Vilna During the Holocaust
Daily life in the Vilna Ghetto
Until the Kovno aktion in April 1943 the Jews were not accustomed to recite the kaddish prayer for the people who had been taken to Ponary because their fate was unknown… Although there were people who claimed that the meaning of "Ponary" was known, they weren't going rely on their own opinion to recite kaddish for their family members that had been sent there.Mark Dworzecki, Jerusalem of Lithuania in Resistance and in the Holocaust, p. 280
The majority of Vilna's rabbis were murdered during the aktions. Religious Jews struggled to maintain a religious way of life in the ghetto. People were forced to work for the Germans on the Sabbath and on religious holidays. There were three synagogues in the ghetto and about 70 Torah scrolls, mostly in batei midrash (study halls). Outside the ghetto, Torah scrolls and finials from destroyed synagogues were buried. A Jew who found a holy book would bring it to one of the batei midrash, which ultimately became filled with books.
Following the aktion targeting people without yellow scheins, the religious circles convened and sent a delegation of rabbis - Mendel Zalmanovitch, Dov-Ber Pilowski and Yitzhak Kurnis Gustmann - to Jacob Gens, head of the ghetto. They told him that according to Jewish Law it was permitted to deliver a Jew to the authorities if an individual had been specifically requested, pointed out or had committed a crime. However, it was forbidden to turn over a Jew if the authorities had not requested a specific individual… The rabbis informed Gens that he was not permitted to select Jews and to deliver them to the hands of the Germans in accordance with their demands. Gens justified himself by means of saying that his cooperation in the selection and arrest of a reduced number Jews, saved all the others from death.Mark Dworzecki, Jerusalem of Lithuania in Resistance and in the Holocaust, p. 282-283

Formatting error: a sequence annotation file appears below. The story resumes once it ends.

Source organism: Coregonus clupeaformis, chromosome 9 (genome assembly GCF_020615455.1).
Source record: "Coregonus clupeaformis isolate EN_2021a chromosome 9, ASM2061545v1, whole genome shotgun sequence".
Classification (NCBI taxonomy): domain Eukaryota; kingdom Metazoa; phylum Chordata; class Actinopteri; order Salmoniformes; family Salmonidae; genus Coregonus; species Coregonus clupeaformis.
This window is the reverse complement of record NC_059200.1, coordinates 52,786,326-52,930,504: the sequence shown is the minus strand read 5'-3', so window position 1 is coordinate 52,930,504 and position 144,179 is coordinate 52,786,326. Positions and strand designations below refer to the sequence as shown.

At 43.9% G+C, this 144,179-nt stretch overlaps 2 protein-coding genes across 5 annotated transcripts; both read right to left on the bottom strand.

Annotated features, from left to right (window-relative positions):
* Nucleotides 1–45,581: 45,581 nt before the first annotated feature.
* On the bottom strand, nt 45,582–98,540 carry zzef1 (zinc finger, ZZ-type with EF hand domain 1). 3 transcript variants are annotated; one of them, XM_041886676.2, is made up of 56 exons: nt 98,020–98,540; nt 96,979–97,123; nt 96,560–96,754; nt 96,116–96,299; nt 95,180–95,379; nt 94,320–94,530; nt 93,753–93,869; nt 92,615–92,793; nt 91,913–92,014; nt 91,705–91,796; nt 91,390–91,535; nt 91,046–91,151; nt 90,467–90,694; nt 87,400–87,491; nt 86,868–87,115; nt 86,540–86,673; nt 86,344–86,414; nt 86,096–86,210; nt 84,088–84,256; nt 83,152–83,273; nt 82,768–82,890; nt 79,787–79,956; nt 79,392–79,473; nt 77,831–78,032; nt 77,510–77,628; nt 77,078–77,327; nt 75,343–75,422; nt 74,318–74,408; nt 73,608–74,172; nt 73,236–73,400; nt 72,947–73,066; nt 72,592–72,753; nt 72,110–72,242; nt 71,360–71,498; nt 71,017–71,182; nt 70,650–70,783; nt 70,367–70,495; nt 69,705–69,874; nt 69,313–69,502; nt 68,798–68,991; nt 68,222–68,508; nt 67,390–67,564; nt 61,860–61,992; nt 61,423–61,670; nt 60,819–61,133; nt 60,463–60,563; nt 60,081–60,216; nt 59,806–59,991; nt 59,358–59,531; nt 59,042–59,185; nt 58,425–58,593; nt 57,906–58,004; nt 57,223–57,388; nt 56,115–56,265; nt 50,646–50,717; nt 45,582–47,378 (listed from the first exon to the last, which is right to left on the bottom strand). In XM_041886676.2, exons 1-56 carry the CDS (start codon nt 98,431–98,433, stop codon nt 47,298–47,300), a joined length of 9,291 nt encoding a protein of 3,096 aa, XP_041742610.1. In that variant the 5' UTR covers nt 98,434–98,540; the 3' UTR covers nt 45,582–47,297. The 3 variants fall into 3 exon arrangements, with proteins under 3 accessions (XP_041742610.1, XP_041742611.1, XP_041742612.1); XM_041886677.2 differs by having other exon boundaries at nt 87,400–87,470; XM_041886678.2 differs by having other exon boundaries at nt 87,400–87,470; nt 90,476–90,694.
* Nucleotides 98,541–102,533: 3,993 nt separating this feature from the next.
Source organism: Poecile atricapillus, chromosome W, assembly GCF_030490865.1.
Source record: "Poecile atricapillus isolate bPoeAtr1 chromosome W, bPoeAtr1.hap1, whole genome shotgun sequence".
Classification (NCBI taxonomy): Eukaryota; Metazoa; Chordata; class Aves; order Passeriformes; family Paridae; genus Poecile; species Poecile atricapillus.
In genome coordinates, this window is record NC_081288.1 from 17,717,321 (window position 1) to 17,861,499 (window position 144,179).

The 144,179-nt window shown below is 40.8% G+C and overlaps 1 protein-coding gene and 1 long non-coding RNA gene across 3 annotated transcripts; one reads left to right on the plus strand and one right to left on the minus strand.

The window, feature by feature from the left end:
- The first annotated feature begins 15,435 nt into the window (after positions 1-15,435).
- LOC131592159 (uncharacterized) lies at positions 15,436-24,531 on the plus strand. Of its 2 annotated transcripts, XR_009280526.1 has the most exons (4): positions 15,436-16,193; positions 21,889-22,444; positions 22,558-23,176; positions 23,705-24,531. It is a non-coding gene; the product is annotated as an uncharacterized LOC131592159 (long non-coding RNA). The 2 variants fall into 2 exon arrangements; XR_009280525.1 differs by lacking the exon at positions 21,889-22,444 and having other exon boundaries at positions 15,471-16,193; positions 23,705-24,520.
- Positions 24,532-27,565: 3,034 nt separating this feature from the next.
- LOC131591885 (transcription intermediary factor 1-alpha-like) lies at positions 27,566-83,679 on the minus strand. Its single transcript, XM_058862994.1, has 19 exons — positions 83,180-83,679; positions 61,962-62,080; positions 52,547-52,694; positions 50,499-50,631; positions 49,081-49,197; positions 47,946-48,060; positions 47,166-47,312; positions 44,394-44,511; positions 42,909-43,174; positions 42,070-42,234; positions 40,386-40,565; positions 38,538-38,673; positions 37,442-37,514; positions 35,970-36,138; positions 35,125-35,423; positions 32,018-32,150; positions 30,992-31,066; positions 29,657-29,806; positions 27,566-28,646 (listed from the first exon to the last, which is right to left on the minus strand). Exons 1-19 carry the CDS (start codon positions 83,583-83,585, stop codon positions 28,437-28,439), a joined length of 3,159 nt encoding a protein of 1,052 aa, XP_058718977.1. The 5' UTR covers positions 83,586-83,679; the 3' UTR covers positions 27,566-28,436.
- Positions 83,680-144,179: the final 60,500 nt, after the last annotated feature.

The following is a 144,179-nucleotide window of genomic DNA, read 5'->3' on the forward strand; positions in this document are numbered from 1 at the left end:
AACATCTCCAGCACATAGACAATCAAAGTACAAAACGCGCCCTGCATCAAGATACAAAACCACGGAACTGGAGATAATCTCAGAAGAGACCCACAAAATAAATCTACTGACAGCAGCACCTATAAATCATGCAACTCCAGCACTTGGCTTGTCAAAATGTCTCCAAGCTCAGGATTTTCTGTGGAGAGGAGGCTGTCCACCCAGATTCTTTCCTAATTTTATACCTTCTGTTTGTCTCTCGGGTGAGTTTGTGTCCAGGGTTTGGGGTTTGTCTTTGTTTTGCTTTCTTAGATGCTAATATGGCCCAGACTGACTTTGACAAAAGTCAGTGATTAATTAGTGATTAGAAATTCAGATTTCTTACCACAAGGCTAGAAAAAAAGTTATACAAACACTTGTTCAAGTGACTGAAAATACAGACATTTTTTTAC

A religious primary school and a yeshiva were held in the synagogue. Matzohs (unleavened bread) were baked for Passover. On Succot a few Succahs (temporary huts) were erected and on Simchat Torah they danced hakafot. The Judenrat did not have a department or financial support for religious affairs but the "Public Committee for Social Work" provided financial support for the religious primary school.
During the period of the aktions there were people whose religious faith weakened, alongside those who did not lose their religious enthusiasm or belief in the redemption to come after the horrors.